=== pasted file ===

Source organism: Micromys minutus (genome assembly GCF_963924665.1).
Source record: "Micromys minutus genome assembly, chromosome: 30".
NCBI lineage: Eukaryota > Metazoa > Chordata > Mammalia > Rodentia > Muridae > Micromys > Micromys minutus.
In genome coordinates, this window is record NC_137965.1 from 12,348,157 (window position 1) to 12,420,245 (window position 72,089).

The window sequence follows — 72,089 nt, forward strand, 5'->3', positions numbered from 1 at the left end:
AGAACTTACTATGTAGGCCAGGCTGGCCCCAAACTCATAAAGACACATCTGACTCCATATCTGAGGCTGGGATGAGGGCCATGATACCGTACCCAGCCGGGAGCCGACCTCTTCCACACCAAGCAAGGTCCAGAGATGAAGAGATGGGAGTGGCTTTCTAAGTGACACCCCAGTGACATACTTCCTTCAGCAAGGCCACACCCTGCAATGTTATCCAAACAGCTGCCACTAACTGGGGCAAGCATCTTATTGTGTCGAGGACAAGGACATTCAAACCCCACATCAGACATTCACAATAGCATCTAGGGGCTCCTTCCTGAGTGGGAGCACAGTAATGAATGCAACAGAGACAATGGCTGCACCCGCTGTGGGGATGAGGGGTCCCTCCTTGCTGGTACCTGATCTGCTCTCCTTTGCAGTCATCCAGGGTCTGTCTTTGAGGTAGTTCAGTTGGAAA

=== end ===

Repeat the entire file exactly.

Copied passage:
Source organism: Micromys minutus (genome assembly GCF_963924665.1).
Source record: "Micromys minutus genome assembly, chromosome: 30".
NCBI lineage: Eukaryota > Metazoa > Chordata > Mammalia > Rodentia > Muridae > Micromys > Micromys minutus.
In genome coordinates, this window is record NC_137965.1 from 12,348,157 (window position 1) to 12,420,245 (window position 72,089).

The window sequence follows — 72,089 nt, forward strand, 5'->3', positions numbered from 1 at the left end:
AGAACTTACTATGTAGGCCAGGCTGGCCCCAAACTCATAAAGACACATCTGACTCCATATCTGAGGCTGGGATGAGGGCCATGATACCGTACCCAGCCGGGAGCCGACCTCTTCCACACCAAGCAAGGTCCAGAGATGAAGAGATGGGAGTGGCTTTCTAAGTGACACCCCAGTGACATACTTCCTTCAGCAAGGCCACACCCTGCAATGTTATCCAAACAGCTGCCACTAACTGGGGCAAGCATCTTATTGTGTCGAGGACAAGGACATTCAAACCCCACATCAGACATTCACAATAGCATCTAGGGGCTCCTTCCTGAGTGGGAGCACAGTAATGAATGCAACAGAGACAATGGCTGCACCCGCTGTGGGGATGAGGGGTCCCTCCTTGCTGGTACCTGATCTGCTCTCCTTTGCAGTCATCCAGGGTCTGTCTTTGAGGTAGTTCAGTTGGAAA